Today, a young teen with Robinson's ability would be welcomed by his high school football team, and Amateur Athletic Union basketball reaches out to develop (and sometimes exploit) poor kids. There is no real equivalent for baseball.
Anecdotal research based on some minor league Phillies rosters reveals many Dominicans and other non-Americans, and many North Americans whose parents had paid thousands of dollars for elite youth baseball development, but very few poor American kids.
The irony is that a kid with Robinson's talent and character would more likely make it to the Show if he were a poor Dominican than a working-class African American born in the shadow of a Major League Baseball park. And this is primarily due to an unintended effect of a 47-year- old baseball rule, rather than the hostility portrayed in 42.
Major League Rule 4 provides that all North American amateurs are subject to a draft. A draft can facilitate competitive balance in some sense (and is often credited with ending the Yankees' dominance of the American League from the late 1940s through the mid-60s). The collateral damage, in light of the privatization of training and development of elite baseball players, is to make it difficult for poor and working-class kids to excel.
There are typically three ways to solve social problems. One is a government solution, in this case a national program to train elite players. However, in our budget-strapped world, this hardly seems like a priority for government, and it's unlikely that bureaucrats would be able to successfully train players and develop their talent. A second way would be for the nonprofit sector to provide equality of opportunity. Under this approach, organizations would accept donations to fund programs to train underprivileged players. This scenario, too, is unlikely. It would be expensive, and the sort of individuals and corporations sympathetic to these concerns are likely to perceive an even greater social need to provide nonelite recreational opportunities to disadvantaged kids.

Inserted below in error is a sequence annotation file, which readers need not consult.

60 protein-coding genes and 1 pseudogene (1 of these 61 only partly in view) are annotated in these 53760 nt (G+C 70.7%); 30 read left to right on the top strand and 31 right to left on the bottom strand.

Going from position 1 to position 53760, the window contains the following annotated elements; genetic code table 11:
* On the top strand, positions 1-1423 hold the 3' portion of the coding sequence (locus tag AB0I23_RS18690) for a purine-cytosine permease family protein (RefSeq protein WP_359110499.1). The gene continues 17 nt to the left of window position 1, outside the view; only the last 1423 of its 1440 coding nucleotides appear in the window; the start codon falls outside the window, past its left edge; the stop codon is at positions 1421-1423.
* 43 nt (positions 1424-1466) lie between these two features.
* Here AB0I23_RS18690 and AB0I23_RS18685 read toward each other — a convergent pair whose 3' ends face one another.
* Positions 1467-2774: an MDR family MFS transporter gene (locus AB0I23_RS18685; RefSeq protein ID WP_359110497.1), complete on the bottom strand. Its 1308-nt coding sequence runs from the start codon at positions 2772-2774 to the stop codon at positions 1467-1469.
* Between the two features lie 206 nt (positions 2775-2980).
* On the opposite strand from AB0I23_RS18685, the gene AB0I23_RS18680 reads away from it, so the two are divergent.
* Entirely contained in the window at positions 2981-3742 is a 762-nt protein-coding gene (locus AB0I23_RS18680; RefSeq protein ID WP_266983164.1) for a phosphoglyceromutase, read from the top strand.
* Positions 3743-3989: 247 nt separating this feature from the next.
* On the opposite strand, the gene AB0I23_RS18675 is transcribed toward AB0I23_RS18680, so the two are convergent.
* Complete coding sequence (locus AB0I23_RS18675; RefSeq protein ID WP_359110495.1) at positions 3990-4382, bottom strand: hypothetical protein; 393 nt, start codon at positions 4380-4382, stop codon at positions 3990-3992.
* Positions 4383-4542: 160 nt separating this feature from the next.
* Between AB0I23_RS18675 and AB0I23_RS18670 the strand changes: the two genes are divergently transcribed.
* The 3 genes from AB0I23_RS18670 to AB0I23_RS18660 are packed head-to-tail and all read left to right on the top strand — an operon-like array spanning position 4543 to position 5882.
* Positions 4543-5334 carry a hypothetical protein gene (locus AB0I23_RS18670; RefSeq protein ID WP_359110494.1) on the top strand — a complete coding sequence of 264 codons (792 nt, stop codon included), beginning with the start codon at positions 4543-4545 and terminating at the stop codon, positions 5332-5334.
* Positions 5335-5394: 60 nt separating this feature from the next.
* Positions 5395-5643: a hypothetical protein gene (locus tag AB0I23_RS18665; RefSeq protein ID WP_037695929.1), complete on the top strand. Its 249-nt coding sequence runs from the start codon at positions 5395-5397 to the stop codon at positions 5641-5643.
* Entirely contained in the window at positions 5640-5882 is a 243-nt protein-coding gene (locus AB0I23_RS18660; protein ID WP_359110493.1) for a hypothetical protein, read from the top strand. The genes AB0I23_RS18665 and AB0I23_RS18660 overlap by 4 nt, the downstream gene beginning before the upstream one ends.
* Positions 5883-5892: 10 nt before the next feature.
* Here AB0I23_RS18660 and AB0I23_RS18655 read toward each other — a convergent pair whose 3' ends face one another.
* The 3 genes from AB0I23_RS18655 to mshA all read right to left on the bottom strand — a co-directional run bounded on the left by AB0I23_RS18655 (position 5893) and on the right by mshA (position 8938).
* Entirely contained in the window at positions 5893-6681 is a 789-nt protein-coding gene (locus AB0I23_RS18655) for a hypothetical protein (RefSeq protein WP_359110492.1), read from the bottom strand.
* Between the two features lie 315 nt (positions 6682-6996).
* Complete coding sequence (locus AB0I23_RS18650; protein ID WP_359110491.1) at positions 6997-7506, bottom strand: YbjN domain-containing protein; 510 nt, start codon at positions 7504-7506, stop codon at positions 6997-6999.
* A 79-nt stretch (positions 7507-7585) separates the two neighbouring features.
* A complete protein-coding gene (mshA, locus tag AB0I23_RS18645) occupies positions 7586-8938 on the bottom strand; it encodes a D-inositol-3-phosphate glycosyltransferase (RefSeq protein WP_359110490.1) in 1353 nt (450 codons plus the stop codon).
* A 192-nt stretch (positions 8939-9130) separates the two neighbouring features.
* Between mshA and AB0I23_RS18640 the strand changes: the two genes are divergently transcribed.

Finally, there is a market solution, where we ensure that for-profit businesses have the right incentives to train and develop poor kids. Although a variety of businesses could devise ways to profitably train elite ballplayers, we already know that MLB clubs themselves believe that this way of developing talent is profitable. Many clubs already spend millions to train Dominicans and other players outside our borders - where they are not subject to the Rule 4 draft - and then sign prospects for further training in the minor leagues.
Why should the Phillies provide academies in the Caribbean but not in their own backyard? (The Phillies have local efforts, but they are community-directed toward grassroots sports, not the development of the next Jackie Robinson.) Logic suggests that the team would be happy to open nearby local academies if, as with their offshore academies, youths developed in these academies could be signed to contracts without the draft. They fail to do so not out of malice, but because a rule devised when all kids, rich and poor, could develop genuine baseball talent no longer works the same way today.
If major Silicon Valley firms all agreed to provide intensive computer training to bright teens with technical aptitude in Asia, but not in the United States, it would not only be stupid but would also be a violation of federal employment law that bars discrimination on the basis of national origin. Ironically, African Americans and others in urban or disadvantaged environments are subjected to formal discrimination not because of their skin color, but because they are Americans.
The time has come for MLB to give today's Jackie Robinson a chance. Owners should change the rules to give clubs the incentive to do the right thing.
Stephen F. Ross is a professor of law and director of the Institute for Sports Law, Policy, and Research at Pennsylvania State University. E-mail him at firstname.lastname@example.org.